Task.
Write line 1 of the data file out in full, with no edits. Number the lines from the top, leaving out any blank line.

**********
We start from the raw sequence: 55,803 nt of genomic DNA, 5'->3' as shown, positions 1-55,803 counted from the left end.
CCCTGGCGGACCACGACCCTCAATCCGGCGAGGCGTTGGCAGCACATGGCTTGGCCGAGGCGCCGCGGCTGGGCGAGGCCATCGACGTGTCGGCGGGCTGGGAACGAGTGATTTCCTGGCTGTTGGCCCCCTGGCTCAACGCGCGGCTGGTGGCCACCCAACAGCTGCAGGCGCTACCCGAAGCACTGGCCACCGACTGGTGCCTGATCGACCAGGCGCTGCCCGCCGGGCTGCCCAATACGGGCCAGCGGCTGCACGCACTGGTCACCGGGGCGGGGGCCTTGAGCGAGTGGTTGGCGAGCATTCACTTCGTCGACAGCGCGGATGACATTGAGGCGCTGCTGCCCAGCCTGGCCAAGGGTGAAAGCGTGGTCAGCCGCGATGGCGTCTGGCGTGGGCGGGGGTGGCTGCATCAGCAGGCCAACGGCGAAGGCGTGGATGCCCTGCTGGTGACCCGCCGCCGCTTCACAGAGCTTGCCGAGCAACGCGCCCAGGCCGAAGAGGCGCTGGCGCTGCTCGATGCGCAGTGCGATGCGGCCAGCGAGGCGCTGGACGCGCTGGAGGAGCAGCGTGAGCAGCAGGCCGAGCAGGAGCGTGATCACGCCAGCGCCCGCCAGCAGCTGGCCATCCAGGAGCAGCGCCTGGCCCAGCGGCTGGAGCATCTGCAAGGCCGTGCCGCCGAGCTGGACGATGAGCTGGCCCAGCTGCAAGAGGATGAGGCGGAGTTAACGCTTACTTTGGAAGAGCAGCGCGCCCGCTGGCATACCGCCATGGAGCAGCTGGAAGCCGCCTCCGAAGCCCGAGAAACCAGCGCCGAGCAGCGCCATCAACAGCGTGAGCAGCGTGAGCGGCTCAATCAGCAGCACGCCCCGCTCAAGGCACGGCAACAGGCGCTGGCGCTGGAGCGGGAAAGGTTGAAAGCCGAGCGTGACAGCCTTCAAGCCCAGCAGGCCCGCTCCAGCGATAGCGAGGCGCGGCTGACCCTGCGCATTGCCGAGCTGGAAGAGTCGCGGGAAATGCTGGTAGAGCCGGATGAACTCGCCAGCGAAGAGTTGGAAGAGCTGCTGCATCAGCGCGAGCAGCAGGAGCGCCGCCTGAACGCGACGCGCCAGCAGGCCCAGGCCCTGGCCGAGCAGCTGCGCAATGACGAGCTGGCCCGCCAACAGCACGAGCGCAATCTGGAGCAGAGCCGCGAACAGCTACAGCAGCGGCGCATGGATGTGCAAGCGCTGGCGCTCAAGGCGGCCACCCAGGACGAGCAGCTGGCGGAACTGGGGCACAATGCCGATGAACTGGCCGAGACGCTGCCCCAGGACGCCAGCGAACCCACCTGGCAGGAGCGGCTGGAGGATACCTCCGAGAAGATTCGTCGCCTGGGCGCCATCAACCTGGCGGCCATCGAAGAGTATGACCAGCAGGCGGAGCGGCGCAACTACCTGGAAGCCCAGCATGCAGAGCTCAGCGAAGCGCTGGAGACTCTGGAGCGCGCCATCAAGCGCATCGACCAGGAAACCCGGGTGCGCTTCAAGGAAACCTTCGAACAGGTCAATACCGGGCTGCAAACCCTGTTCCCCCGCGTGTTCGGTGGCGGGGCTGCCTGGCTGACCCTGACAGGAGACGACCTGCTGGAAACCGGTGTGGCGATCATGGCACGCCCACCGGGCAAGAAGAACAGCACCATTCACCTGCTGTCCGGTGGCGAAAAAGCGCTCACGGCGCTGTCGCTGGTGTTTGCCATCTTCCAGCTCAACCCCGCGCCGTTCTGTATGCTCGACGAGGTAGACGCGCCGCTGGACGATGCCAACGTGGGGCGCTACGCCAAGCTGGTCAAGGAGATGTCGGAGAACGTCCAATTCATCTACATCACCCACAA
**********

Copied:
We start from the raw sequence: 55,803 nt of genomic DNA, 5'->3' as shown, positions 1-55,803 counted from the left end.